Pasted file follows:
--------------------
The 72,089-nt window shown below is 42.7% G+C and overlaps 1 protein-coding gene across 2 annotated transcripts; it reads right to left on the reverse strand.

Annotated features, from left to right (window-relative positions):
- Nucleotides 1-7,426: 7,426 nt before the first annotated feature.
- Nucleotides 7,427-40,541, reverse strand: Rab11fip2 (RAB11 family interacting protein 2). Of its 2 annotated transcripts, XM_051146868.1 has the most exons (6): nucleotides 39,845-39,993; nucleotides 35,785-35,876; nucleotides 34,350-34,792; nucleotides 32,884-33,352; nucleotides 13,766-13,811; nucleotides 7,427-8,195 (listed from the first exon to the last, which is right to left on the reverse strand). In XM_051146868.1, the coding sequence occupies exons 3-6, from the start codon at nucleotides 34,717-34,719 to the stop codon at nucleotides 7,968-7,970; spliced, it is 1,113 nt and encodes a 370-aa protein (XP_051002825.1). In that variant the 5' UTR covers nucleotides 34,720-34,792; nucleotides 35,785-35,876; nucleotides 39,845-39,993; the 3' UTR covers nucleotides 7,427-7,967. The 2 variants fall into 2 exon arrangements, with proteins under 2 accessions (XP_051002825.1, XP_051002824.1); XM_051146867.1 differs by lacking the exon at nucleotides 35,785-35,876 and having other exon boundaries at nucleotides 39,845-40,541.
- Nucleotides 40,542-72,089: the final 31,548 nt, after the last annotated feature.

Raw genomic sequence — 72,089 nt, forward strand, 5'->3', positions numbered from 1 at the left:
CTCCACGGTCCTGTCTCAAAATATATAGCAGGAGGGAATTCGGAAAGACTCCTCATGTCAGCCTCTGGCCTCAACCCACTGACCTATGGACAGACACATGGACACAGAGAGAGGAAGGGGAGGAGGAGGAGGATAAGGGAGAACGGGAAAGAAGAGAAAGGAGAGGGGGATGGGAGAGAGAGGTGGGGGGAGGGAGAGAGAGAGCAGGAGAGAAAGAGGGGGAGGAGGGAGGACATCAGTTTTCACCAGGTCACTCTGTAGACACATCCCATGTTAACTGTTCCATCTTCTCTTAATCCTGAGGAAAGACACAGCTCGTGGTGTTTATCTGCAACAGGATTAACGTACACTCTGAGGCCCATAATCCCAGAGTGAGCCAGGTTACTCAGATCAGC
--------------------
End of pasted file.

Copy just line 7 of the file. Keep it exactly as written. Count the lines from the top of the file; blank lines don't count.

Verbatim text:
CTCCACGGTCCTGTCTCAAAATATATAGCAGGAGGGAATTCGGAAAGACTCCTCATGTCAGCCTCTGGCCTCAACCCACTGACCTATGGACAGACACATGGACACAGAGAGAGGAAGGGGAGGAGGAGGAGGATAAGGGAGAACGGGAAAGAAGAGAAAGGAGAGGGGGATGGGAGAGAGAGGTGGGGGGAGGGAGAGAGAGAGCAGGAGAGAAAGAGGGGGAGGAGGGAGGACATCAGTTTTCACCAGGTCACTCTGTAGACACATCCCATGTTAACTGTTCCATCTTCTCTTAATCCTGAGGAAAGACACAGCTCGTGGTGTTTATCTGCAACAGGATTAACGTACACTCTGAGGCCCATAATCCCAGAGTGAGCCAGGTTACTCAGATCAGC